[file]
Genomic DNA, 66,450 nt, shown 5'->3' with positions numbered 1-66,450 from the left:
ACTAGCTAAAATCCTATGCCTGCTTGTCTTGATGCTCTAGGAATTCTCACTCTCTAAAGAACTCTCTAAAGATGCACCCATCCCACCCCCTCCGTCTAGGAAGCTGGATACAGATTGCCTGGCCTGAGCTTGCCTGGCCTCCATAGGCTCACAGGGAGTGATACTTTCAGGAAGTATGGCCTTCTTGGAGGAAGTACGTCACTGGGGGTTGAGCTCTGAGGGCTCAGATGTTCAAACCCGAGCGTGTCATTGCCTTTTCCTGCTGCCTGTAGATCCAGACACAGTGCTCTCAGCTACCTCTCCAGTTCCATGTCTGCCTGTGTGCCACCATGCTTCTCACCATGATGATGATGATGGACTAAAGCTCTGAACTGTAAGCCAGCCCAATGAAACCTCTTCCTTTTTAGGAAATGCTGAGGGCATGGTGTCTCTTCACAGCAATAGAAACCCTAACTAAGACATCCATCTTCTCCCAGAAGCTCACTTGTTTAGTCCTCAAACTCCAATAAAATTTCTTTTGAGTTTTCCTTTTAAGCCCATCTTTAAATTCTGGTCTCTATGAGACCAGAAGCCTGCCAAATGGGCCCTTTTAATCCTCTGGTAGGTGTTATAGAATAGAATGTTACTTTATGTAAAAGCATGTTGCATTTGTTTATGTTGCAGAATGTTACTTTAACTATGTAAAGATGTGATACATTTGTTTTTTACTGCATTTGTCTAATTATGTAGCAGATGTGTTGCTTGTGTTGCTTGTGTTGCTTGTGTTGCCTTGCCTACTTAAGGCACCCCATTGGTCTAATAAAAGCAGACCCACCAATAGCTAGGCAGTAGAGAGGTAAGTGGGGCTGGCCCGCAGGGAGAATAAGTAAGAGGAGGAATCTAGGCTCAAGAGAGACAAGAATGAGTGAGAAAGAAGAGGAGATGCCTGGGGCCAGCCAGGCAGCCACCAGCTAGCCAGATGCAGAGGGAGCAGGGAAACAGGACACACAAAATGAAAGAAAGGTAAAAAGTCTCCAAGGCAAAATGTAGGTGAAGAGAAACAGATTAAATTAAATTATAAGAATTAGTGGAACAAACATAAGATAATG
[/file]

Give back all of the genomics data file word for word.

Genomic DNA, 66,450 nt, shown 5'->3' with positions numbered 1-66,450 from the left:
ACTAGCTAAAATCCTATGCCTGCTTGTCTTGATGCTCTAGGAATTCTCACTCTCTAAAGAACTCTCTAAAGATGCACCCATCCCACCCCCTCCGTCTAGGAAGCTGGATACAGATTGCCTGGCCTGAGCTTGCCTGGCCTCCATAGGCTCACAGGGAGTGATACTTTCAGGAAGTATGGCCTTCTTGGAGGAAGTACGTCACTGGGGGTTGAGCTCTGAGGGCTCAGATGTTCAAACCCGAGCGTGTCATTGCCTTTTCCTGCTGCCTGTAGATCCAGACACAGTGCTCTCAGCTACCTCTCCAGTTCCATGTCTGCCTGTGTGCCACCATGCTTCTCACCATGATGATGATGATGGACTAAAGCTCTGAACTGTAAGCCAGCCCAATGAAACCTCTTCCTTTTTAGGAAATGCTGAGGGCATGGTGTCTCTTCACAGCAATAGAAACCCTAACTAAGACATCCATCTTCTCCCAGAAGCTCACTTGTTTAGTCCTCAAACTCCAATAAAATTTCTTTTGAGTTTTCCTTTTAAGCCCATCTTTAAATTCTGGTCTCTATGAGACCAGAAGCCTGCCAAATGGGCCCTTTTAATCCTCTGGTAGGTGTTATAGAATAGAATGTTACTTTATGTAAAAGCATGTTGCATTTGTTTATGTTGCAGAATGTTACTTTAACTATGTAAAGATGTGATACATTTGTTTTTTACTGCATTTGTCTAATTATGTAGCAGATGTGTTGCTTGTGTTGCTTGTGTTGCTTGTGTTGCCTTGCCTACTTAAGGCACCCCATTGGTCTAATAAAAGCAGACCCACCAATAGCTAGGCAGTAGAGAGGTAAGTGGGGCTGGCCCGCAGGGAGAATAAGTAAGAGGAGGAATCTAGGCTCAAGAGAGACAAGAATGAGTGAGAAAGAAGAGGAGATGCCTGGGGCCAGCCAGGCAGCCACCAGCTAGCCAGATGCAGAGGGAGCAGGGAAACAGGACACACAAAATGAAAGAAAGGTAAAAAGTCTCCAAGGCAAAATGTAGGTGAAGAGAAACAGATTAAATTAAATTATAAGAATTAGTGGAACAAACATAAGATAATG